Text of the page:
Environmental advocates are hoping that this is the year that New York will get gas and oil out of its buildings. Some 200 activists are expected to rally in Albany Tuesday for a package of legislation to help electrify the state’s buildings as New York attempts to hit ambitious climate goals set in 2019.
At the top of the agenda for climate change activists in the Capitol is the “all-electric building act,” which would ban new gas and oil hookups in all new construction by the end of the decade. “New York has one of the most ambitious and important climate laws in the country that we have to meet,” Liz Moran, New York policy advocate at Earthjustice, told City & State of the states landmark 2019 Climate Leadership and Community Protection Act. “And to meet that, we need to address one of the largest sectors of our greenhouse gas emissions, which is buildings.” Moran, along with other advocates and lawmakers, is pushing for Gov. Kathy Hochul to include the legislation in her executive budget, which she is expected to present by the end of the month.
The governor has already included her own version of the “all-electric building act” in her State of the State address earlier this month, something she also did last year. But ultimately, the legislation didn’t get done in the budget, nor did it pass in the Legislature last session. Despite hitting roadblocks in the past, Moran said she felt confident that with a finalized scoping plan from the Climate Action Council – a group formed through the Climate Leadership and Community Protection Act to figure out how to meet the goals set by the law – electric buildings will get through this year. Electrifying buildings was one of the key goals of the massive climate bill. “We already know this is technologically feasible,” Moran said. “It’s already happening in a number of locations in New York state.”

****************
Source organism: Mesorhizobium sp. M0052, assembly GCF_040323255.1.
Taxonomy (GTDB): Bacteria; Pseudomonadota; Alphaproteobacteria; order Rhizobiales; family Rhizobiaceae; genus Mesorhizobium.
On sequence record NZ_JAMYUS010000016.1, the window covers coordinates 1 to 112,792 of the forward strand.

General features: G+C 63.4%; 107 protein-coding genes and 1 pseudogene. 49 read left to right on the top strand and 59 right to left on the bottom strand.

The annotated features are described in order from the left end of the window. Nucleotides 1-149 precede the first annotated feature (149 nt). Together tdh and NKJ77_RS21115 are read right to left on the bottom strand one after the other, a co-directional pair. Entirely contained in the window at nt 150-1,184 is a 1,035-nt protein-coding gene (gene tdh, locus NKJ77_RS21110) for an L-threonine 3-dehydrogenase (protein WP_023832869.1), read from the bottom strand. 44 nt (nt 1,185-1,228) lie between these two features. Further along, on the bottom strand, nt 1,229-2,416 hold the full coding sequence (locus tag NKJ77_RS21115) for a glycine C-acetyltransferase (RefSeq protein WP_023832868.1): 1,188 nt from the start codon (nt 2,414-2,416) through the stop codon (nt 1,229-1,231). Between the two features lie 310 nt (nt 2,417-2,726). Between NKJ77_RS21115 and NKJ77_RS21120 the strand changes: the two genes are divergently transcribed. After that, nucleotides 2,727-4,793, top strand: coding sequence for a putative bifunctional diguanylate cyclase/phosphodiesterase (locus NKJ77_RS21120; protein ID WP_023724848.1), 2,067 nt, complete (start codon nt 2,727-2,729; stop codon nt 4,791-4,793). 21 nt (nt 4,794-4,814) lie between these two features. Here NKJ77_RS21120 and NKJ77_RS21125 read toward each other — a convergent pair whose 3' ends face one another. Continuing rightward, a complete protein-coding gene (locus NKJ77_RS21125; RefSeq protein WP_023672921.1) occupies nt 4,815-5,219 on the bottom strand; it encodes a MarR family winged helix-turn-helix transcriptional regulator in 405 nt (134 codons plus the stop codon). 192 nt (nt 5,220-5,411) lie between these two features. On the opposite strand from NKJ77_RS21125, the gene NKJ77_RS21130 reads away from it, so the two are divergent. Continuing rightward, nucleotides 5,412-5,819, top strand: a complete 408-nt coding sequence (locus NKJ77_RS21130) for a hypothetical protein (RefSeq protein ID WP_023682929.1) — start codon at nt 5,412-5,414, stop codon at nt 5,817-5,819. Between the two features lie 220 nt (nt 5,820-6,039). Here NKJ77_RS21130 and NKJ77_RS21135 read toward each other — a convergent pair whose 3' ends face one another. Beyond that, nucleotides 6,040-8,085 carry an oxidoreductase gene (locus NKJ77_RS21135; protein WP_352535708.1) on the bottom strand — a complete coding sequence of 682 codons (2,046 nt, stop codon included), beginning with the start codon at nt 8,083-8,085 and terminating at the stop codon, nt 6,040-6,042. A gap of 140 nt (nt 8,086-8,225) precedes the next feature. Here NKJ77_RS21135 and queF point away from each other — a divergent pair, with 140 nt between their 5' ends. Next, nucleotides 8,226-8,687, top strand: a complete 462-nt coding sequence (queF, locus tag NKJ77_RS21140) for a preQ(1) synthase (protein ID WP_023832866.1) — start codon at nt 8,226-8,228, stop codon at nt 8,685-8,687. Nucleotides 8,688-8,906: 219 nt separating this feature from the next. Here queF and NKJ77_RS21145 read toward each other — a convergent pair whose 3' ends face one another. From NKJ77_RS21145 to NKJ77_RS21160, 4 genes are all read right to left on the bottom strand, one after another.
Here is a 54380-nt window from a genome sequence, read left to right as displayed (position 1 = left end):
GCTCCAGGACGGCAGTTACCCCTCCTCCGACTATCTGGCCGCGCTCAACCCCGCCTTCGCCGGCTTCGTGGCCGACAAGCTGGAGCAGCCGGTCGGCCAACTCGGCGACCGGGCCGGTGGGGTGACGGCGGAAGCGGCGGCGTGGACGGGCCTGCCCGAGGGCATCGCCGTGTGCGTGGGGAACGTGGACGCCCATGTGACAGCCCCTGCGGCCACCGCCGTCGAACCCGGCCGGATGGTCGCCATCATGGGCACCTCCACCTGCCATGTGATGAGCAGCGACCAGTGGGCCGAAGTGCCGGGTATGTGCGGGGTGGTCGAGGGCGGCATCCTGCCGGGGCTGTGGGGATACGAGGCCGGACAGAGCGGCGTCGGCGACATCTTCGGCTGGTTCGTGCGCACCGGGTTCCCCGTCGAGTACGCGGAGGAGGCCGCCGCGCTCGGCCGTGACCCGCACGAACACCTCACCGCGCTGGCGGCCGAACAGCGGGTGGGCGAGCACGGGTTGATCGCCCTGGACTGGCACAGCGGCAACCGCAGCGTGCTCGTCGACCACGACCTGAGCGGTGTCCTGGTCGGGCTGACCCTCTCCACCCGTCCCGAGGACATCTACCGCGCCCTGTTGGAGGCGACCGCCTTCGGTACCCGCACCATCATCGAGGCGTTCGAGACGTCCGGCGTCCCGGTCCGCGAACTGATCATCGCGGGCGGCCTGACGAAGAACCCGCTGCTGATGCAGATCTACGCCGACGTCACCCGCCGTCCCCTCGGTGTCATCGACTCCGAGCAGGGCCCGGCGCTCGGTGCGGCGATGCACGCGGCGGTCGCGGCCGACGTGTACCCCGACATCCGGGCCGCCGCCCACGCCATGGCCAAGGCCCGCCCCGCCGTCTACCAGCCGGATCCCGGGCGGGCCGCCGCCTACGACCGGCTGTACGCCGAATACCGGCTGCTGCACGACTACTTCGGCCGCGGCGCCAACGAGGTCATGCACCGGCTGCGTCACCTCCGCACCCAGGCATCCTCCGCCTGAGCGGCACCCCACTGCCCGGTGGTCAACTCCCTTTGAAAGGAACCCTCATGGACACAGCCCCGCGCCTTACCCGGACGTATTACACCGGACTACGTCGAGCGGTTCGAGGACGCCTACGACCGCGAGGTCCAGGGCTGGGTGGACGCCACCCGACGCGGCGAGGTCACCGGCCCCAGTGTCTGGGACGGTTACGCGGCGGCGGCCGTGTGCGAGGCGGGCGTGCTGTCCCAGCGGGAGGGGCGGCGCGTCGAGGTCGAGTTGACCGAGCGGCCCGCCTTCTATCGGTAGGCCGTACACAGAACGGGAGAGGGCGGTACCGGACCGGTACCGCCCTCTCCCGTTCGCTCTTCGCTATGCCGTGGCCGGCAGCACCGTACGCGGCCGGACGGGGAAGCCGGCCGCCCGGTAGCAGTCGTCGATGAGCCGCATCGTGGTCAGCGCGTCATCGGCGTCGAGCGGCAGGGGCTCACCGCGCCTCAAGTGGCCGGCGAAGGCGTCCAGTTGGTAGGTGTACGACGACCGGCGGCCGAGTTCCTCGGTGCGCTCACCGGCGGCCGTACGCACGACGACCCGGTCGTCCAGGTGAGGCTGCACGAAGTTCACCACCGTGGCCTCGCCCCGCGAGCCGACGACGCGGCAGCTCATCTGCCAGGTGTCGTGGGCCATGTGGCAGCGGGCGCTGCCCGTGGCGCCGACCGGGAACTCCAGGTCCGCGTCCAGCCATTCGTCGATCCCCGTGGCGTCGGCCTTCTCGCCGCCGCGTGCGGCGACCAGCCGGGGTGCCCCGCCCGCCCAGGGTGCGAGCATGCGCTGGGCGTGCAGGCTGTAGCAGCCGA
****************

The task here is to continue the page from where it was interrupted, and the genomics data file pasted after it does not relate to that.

One of those places will soon be New York City, which approved its own version of the “all-electric building act in 2021. The law made New York the largest city in the world to begin phasing out the use of gas and oil in new buildings. Requirements for new construction will take effect at the start of next year. However, Mayor Eric Adams said on Monday that he personally has a gas stove and does not necessarily support replacing it and others with an electric one, offering his own thoughts on a debate that has polarized political social media in recent weeks. “Those of us who are good cooks – you know, people don’t realize that electric stoves can’t give you the right setting when you are cooking something that – if you’re a good cook,” Adams said. “You know I’m a good cook, and that electric stove, it doesn’t cook for me.”
But to meet the state’s climate goals – like reducing greenhouse gas emissions 85% by 2050 – advocates are also pushing to retrofit existing buildings that use gas or oil with electric heating instead. A second bill called the New York Home Energy Affordable Transition Act – or NY HEAT Act – would remove a subsidy for new gas and oil hookups. “So there’s no free extension, no ratepayer subsidy for that any longer,” Rich Schrader, the northeast regional policy director at the Natural Resources Defense Council, told City & State. “(It’s) one of the methods the state will be using to move away from gas heating and transition towards electric heat pumps and the like.” The state currently has more than one incentive for homeowners and renters looking to retrofit their system to switch to electric, including a rebate as well as a program for low- and moderate-income households to help afford the installation. Richard Rodriguez, an Albany area energy auditor, switched to an electric heat pump about two years ago through the EmPower New York program offered by the state, which covered the majority of the cost of installing an electric heat pump. “It’s been a dramatic shift for us,” Rodriguez told City & State of the hundreds of dollars in savings he and his wife have seen in the winter months. “And I’ve seen folks with even more dramatic situations where they spent even more on oil and or propane, and they’ve reaped even greater benefits.”
Rodriguez assesses homes’ energy consumption and costs for a living and says that it can take convincing to get some people to make the switch, especially with uncertainty around upfront costs and reliability of the technology. But he said that most people ultimately make their decisions based on the dollars and cents it will cost. “As of today, at least, high efficiency heat pumps are usually, in almost every scenario, cheaper to operate,” Rodriguez said.
Although these bills have received support from both the governor and lawmakers, they haven’t yet succeeded in getting approved, in no small part to the lobbying efforts of the gas and oil industry. “This is an industry with deep pockets, and who in many, many other places around the country have fought these kinds of legislative efforts,” Schrader said.